Carter Roberts, CEO of the World Wildlife Fund, spoke to students about his transition from the business world into non-profit.
Carter Roberts, CEO of the World Wildlife Fund, led the movement to engage corporate America in environment protection and fostered the growing trend toward sustainable business practices. In a dialogue moderated by Professor Allen S. Grossman, he discussed the “transformational partnership” approach to corporate engagement on the environment and his call-to-action for the next generation of business leaders.
Roberts graduated from HBS in 1988 and he shared how he thought about his initial career post-MBA. He recalled that at that time, the hottest speaker event was that of Michael Milliken (known for creating the junk bond market) and that only two to three students in his class were interested in the topic of a career in the social sector. Having always had a great love for the outdoors, Roberts looked at organizations such as The Nature Conservancy but found that they tended to recruit scientists and lawyers and that his background was not particularly valued at the time.
Instead, Roberts joined P&G and then moved to Gillette. It was only when there was an opening in the Nature Conservancy in a role that was interesting, that Roberts moved over. Thereafter, he was recruited into the WWF. At WWF, he has worked tirelessly to help multinational corporations recognize that improving their operations’ long-term environmental impacts can be as beneficial to earnings as it is to the environment.
Speaking on how he has used his HBS background and skills in non-profit work, Roberts said, “I was this young, Harvard MBA-coming into an organization of scientists. I didn’t listen to people and just tried to shake things up. That was a disaster.” In the process, he learned a lot about the role of a leader. “In the nonprofit, this is more about inspiring people rather than mandating things.” Moreover he shared the importance of establishing the right measures in a non-profit organization in order to track change. For example, “it is really hard to measure if you are saving the Amazon” and spoke of his work at the Nature Conservancy where he had tried to make too many changes, too quickly. On hindsight, he says, “you have to take an organization through a process of change-it is an art form.”
Roberts emphasized the importance of engaging businesses in creating sustainable environment change. He stressed his belief that big corporations are the largest forces changing our ecosystems today and described in detail the large chain of causes and effects that takes place globally across different industries. For instance, when one thinks of rainforest protection for the Amazon, one needs to recognize that the Amazon is being converted for cultivation of soy crops, which in turn are being exported to China to feed cows there, which ultimately link to the need to feed a large and affluent population in China. So in essence, people seeking to impact the Amazon need to work their way upstream to effect change. A similar chain is seen in agricultural commodities, fisheries and the timber industries.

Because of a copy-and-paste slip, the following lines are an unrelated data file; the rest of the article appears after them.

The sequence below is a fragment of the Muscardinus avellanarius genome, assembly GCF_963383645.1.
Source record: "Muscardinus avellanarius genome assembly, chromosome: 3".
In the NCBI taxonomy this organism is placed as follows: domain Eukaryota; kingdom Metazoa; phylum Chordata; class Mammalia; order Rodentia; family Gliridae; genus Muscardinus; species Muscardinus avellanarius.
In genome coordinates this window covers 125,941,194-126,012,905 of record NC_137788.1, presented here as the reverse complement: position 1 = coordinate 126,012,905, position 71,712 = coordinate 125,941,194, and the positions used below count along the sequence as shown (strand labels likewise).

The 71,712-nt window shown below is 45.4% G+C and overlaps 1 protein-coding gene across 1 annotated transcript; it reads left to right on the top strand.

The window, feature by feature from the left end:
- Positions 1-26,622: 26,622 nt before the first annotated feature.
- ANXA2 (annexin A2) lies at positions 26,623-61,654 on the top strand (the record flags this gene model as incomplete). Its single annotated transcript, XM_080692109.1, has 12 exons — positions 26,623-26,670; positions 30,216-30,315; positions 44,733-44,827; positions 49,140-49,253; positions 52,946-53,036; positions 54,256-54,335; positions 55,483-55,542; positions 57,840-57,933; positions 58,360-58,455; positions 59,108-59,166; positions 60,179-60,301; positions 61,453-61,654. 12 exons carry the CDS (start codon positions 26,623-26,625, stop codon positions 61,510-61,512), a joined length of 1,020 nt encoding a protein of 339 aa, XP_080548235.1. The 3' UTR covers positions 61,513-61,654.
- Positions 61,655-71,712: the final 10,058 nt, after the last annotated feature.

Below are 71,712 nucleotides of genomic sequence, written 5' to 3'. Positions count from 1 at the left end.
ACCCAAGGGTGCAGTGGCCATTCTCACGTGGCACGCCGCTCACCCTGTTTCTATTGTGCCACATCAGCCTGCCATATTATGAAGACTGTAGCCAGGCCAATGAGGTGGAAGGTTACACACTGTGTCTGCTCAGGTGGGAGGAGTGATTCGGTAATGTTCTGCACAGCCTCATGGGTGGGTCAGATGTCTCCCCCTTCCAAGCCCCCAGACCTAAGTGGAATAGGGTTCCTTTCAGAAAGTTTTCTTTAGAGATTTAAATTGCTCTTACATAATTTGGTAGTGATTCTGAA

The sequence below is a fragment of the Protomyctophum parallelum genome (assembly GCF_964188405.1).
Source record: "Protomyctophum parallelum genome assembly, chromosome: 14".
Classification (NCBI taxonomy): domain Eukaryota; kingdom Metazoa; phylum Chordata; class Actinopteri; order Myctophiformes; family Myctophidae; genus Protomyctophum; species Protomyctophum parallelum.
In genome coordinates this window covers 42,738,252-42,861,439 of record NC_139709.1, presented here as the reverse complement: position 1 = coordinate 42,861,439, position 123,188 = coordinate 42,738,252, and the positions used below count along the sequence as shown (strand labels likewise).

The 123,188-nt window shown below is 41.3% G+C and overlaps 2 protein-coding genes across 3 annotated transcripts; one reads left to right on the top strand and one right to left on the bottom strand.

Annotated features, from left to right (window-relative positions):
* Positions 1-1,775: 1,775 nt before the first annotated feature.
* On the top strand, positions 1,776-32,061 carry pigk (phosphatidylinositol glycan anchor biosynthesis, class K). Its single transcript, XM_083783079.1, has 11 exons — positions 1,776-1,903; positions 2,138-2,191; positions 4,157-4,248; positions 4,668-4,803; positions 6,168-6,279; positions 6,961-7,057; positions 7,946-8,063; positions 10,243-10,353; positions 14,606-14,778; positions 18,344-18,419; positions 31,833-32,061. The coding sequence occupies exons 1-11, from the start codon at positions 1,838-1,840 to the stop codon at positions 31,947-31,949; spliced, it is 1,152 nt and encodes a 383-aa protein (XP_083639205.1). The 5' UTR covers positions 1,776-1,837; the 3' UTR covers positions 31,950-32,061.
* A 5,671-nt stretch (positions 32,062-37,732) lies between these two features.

At the same time, Roberts also emphasized that corporations are also increasingly likely to work with environmental protection groups to create sustainable practices. He cited examples of recent actions or announcements by companies such as GE, Walmart and HSBC and the importance of these actions in creating legitimacy for these companies.
He believes that businesses that can navigate this complex environment, espouse and act on these values will ultimately gain market share. He also spoke of the great potential in emerging markets around eco-services.
Ultimately, Roberts stressed the importance of the leader as a person and how that is a key driving force for engaging businesses in non-profit causes. In his opinion, “people are obsessed with the legacy that they will leave behind as individuals. They want to leave something behind that will make the world a better place. Leaders are more than just businessmen/women; they are real people.” This is the premise underlying Roberts’ approach to business leaders and how he engages the most influential business individuals such as Hank Paulson. On the latter individual, he said that Hank will not do anything that hurts the bottom line of his business at Goldman Sachs but that said, he is an individual genuinely concerned about the environment and has moved the entire business organization forward on that.
Contrasting his approach at the WWF to advocacy groups such as Greenpeace, Roberts said that his method of engagement is far gentler and centered on influencing key leaders of corporations. On Greenpeace, he said, “there is a role for hard hitting advocacy groups; it’s just not part of what we do.” Instead, he emphasizes, “My own approach is to look for solutions and try to bring people together.”